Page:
I'll have to get that reference. The reason I mention it is that the laser dyes and other things such as quantum dots (that work like dyes) and my own work with tuned to length centrosymmetric molecules (like carbon nanotubes in the 300-1000nm length range) would seem to offer a possible new set of useful sensitizing materials. The PV solar industry uses sensitizing dyes to move toward the red, for instance, and the dyes have to be lightfast and reasonably priced.

BobCrowley
11-13-2011, 04:26 PM
I don't see how to edit that post to include this url, so here's the link to another dye sensitized electron transfer system discussion aimed not at silver halides but other metallic oxides.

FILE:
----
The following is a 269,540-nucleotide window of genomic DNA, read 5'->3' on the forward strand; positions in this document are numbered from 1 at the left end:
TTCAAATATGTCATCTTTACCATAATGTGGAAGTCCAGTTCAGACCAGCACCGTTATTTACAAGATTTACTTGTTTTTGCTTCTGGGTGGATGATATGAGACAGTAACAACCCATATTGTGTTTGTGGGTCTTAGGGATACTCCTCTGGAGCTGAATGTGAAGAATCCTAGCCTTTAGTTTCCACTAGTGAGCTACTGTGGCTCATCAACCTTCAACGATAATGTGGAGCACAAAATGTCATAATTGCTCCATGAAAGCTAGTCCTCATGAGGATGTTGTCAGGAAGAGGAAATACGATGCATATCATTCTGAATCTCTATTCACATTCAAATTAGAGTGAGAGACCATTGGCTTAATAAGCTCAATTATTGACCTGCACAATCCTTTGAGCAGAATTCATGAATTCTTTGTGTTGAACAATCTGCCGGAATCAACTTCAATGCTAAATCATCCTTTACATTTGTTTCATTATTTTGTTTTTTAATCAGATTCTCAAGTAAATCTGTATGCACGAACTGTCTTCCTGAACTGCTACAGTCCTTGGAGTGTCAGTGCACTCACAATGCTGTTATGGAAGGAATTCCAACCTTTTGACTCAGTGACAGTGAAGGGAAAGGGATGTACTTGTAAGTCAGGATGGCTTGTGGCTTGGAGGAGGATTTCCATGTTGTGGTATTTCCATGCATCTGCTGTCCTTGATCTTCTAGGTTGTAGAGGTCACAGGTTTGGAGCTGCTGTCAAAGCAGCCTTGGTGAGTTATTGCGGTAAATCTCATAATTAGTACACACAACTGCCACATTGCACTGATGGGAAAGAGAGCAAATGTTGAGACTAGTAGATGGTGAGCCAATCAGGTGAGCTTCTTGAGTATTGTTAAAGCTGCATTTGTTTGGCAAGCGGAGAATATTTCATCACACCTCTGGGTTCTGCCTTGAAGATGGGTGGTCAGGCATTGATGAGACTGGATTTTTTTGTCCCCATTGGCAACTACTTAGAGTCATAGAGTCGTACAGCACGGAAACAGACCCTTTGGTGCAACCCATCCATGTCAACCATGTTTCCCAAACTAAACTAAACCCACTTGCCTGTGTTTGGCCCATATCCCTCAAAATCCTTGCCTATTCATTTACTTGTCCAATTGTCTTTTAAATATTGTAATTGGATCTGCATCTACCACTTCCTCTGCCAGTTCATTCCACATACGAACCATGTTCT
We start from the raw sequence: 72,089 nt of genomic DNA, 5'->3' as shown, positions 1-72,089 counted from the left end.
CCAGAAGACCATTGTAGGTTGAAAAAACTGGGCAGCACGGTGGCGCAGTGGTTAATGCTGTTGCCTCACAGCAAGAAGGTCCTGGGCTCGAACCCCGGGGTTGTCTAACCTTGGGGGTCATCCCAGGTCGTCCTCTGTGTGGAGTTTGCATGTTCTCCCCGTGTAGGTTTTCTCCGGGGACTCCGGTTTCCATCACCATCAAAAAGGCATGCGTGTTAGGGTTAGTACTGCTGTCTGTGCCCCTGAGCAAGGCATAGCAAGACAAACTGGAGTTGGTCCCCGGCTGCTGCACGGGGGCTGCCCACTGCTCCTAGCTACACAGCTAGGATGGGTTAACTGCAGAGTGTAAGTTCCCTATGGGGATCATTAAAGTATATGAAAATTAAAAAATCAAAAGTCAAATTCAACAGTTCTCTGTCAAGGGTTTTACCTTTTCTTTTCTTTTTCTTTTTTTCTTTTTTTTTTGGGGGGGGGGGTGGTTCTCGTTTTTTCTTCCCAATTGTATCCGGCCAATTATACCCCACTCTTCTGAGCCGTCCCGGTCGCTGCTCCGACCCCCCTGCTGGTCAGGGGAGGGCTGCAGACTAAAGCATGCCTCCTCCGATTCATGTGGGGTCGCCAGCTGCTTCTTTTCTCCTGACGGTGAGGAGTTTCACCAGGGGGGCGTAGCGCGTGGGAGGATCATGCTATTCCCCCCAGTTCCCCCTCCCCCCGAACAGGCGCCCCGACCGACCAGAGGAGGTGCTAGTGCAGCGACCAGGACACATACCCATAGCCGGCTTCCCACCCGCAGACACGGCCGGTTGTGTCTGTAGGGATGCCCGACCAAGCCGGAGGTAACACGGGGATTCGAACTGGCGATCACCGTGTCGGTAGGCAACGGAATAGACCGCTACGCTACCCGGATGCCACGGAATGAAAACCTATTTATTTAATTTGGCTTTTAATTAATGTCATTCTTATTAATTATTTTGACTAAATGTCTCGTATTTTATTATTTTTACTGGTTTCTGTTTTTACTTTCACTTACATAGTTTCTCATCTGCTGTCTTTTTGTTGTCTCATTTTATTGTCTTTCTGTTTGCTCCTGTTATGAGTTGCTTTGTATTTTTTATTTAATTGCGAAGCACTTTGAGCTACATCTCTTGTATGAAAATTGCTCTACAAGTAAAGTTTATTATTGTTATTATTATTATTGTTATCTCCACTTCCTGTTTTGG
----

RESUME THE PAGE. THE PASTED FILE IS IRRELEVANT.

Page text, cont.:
http://photochemistryportal.net/home/index.php/2009/08/17/dye-sensitised-solar-cells-dssc/

My own work in carbon nanotubes on SiO2 substrates supports the theory we can tune structures to various colors and enhance efficiency of PV solar using dendritic structures having electrical lengths 1/2 or 1/4 of a wavelength (not accounting for loading by adjacent structures) of the target wavelength, the idea being to make blue sensitive PV work in the red or even IR someday.

Photo Engineer
11-13-2011, 06:29 PM
It seems similar to photographic sensitizing dyes, but with vast differences in structures. I am not the expert on this, but if you wish I can try to put you in contact with a world class expert on this subject. I would need his OK to proceed.

PE

BobCrowley
11-14-2011, 08:23 AM
PE